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Download The Almost True Story of Ryan Fisher: A Novel Audiobook

Extended Audio Sample The Almost True Story of Ryan Fisher: A Novel, by Rob Stennett Click for printable size audiobook cover
3 out of 53 out of 53 out of 53 out of 53 out of 5 3.00 (245 ratings) (rate this audio book) Author: Rob Stennett Narrator: S. A. Rogers, Rebecca Rogers Publisher: HarperCollins Christian Format: Unabridged Audiobook Delivery: Instant Download Audio Length: Release Date:
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Meet Ryan Fisher—a self-assured real estate agent who’s looking for an edge in the market.

While watching a news special late one night, he sees evangelical Christians raising their hands in worship. It’s like they’re begging for affordable but classy starter homes.

Ryan discovers the Christian business directory and places an ad complete with a Jesus fish. His business doubles in a week. But after visiting an actual church, Ryan realizes that with his business savvy, he could not only plant a church—he could create an empire.

The Almost True Story of Ryan Fisher is a hilarious, spot-on, and often heartbreaking satire in the tradition of Kurt Vonnegut, Tom Perrotta, and Douglas Adams.

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Listener Opinions

  • 2 out of 52 out of 52 out of 52 out of 52 out of 5 by Carrie | 2/12/2014

    " I did enjoy some of this book but was left at the end confused and disappointed. While a fun read, there were too many problems for me to recommend this book to anyone. It seemed like the book had a lot of potential it didn't live up to, maybe due to the authors inexperience or lack of a good editor. Possibly a problem with my kindle edition but the editing was poor, particularly transitions in POV. Several times I had to back up and re-read a section to understand what had happened. I also could not buy into the way the main character was presented as naive, misguided, but not really a bad person. To have accomplished what he did, and to take the specific steps he did, it is impossible to believe he didn't understand the negative consequences of his actions on the people around him, and the harm he could be causing. The religious aspects of the book were unclear and poorly executed. In parts it seemed God was an active force in the book, but the main character was left untouched. If the author's intention was for us to consider what was real and what was not, the result was merely confusing and not thought provoking. In the end even a farce or satire must have some impact on the characters, but I was left I unsatisfied. What had changed? How were the characters impacted by the events in the book? I felt the author couldn't decide what he wanted the book to be, or was trying to force it to be a certain style, at the expense of what could have been a very interesting story. Unless our conclusion is supposed to be that religion is completely meaningless and nothing we do matters as long as we are nice even when we deceive people, then maybe he succeeded and I missed the bigger picture. "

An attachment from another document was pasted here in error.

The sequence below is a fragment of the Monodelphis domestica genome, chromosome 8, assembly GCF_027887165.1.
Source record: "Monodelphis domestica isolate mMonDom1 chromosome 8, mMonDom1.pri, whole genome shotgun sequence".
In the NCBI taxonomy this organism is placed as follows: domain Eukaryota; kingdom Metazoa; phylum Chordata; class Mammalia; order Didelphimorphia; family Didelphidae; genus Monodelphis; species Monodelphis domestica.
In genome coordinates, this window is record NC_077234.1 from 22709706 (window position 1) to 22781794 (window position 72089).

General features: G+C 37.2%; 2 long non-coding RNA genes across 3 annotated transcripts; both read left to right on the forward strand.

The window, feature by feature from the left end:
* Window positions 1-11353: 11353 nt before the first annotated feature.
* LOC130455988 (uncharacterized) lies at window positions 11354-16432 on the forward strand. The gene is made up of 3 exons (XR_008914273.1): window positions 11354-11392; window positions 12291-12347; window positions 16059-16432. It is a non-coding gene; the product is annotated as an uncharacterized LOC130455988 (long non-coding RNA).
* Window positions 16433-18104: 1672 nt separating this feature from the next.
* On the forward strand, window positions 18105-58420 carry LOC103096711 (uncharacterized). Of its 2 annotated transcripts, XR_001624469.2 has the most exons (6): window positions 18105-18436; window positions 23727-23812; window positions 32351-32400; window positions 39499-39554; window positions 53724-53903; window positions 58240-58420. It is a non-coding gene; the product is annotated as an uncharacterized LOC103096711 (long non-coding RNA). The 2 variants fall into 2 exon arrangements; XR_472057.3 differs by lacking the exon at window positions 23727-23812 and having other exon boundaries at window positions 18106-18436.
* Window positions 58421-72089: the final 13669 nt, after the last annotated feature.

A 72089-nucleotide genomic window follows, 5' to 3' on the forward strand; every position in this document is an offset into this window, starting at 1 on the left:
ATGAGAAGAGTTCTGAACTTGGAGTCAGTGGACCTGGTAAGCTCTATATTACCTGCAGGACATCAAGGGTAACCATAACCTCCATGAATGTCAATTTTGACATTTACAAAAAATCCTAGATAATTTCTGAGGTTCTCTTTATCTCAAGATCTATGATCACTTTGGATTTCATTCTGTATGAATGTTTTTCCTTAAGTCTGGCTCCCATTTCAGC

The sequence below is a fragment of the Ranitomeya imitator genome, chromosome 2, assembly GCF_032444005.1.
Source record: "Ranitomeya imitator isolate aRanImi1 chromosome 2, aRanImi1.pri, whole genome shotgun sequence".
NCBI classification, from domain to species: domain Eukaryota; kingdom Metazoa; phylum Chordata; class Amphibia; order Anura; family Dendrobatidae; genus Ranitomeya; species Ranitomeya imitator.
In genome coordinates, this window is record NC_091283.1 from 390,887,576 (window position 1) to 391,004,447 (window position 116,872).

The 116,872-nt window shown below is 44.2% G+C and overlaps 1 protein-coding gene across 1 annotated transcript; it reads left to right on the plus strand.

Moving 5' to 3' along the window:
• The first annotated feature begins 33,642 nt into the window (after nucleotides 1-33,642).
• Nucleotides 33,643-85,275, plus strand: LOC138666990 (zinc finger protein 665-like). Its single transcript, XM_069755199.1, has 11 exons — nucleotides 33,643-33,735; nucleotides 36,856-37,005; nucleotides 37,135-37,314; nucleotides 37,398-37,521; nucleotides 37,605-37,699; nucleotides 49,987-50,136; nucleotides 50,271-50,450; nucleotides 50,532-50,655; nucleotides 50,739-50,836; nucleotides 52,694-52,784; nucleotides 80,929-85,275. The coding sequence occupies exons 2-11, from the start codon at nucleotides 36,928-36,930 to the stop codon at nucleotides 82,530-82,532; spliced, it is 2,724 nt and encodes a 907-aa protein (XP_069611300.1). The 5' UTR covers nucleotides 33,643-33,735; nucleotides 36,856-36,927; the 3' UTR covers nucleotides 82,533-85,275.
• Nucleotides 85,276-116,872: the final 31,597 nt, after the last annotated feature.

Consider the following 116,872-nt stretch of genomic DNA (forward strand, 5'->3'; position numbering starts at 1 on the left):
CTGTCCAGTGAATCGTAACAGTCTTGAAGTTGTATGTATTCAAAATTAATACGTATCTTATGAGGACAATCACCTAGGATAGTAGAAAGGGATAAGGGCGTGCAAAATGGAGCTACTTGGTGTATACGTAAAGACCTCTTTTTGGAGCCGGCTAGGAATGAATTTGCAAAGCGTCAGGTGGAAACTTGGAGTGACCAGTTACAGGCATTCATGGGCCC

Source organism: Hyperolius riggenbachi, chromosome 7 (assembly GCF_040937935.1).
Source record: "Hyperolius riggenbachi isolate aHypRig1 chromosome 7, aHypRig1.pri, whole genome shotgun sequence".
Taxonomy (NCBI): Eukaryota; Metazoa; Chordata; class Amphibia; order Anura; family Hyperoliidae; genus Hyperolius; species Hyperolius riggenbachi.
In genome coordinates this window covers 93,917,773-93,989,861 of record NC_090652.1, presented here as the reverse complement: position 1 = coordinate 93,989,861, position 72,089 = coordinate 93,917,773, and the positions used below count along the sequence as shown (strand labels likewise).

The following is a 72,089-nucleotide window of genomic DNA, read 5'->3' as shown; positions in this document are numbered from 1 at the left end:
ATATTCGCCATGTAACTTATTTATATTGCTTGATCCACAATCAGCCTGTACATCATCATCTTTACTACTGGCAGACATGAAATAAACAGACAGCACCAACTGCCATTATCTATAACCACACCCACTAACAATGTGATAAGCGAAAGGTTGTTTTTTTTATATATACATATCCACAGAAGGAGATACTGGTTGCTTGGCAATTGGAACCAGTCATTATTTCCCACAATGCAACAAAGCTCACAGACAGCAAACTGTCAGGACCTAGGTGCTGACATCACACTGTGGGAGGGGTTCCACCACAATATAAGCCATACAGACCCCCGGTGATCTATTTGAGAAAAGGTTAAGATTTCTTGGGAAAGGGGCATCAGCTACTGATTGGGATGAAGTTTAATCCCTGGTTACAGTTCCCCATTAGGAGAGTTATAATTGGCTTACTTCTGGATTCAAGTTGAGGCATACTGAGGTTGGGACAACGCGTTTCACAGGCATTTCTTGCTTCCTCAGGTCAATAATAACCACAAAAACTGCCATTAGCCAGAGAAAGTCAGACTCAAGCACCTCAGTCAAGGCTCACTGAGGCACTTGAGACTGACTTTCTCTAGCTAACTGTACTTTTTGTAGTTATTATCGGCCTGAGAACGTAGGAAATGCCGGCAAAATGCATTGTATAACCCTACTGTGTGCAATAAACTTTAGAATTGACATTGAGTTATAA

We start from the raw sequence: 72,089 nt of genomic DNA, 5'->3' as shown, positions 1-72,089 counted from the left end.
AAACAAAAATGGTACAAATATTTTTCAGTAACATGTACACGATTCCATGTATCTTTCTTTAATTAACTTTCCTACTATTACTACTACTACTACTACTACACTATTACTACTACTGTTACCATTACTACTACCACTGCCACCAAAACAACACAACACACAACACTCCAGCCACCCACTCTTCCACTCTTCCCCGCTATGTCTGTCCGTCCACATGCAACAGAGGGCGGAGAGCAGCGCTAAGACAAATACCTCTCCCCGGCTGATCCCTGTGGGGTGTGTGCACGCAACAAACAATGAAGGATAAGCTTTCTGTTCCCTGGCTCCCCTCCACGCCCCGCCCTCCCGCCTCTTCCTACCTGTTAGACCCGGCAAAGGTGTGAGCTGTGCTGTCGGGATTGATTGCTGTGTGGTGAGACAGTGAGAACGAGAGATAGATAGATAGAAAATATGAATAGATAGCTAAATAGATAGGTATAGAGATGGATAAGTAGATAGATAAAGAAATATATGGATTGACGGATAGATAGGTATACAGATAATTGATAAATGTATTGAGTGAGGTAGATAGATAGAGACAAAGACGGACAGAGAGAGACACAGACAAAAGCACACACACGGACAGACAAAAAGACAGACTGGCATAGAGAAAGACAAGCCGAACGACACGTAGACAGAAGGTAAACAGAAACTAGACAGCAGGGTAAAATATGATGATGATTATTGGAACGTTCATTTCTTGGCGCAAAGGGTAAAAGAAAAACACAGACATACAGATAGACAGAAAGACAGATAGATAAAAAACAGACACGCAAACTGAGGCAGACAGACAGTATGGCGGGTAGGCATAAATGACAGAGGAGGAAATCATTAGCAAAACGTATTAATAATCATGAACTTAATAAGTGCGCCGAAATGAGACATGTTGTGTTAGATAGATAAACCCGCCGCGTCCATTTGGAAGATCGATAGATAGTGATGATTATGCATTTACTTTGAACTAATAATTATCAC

• 1 out of 51 out of 51 out of 51 out of 51 out of 5 by Elaine Dowling | 1/23/2014

    " This is the worst book I have ever bothered to finish, and the only reason I did finish it was I kept thinking that it was so bad, its badness had to be a build up to something else. I was wrong. It was just bad. "

  • 5 out of 55 out of 55 out of 55 out of 55 out of 5 by Connie | 12/30/2013

    " A very funny satire of modern super churches. Enjoyed it. "

  • 1 out of 51 out of 51 out of 51 out of 51 out of 5 by Justinia | 12/24/2013

    " This book is boring me to death. "

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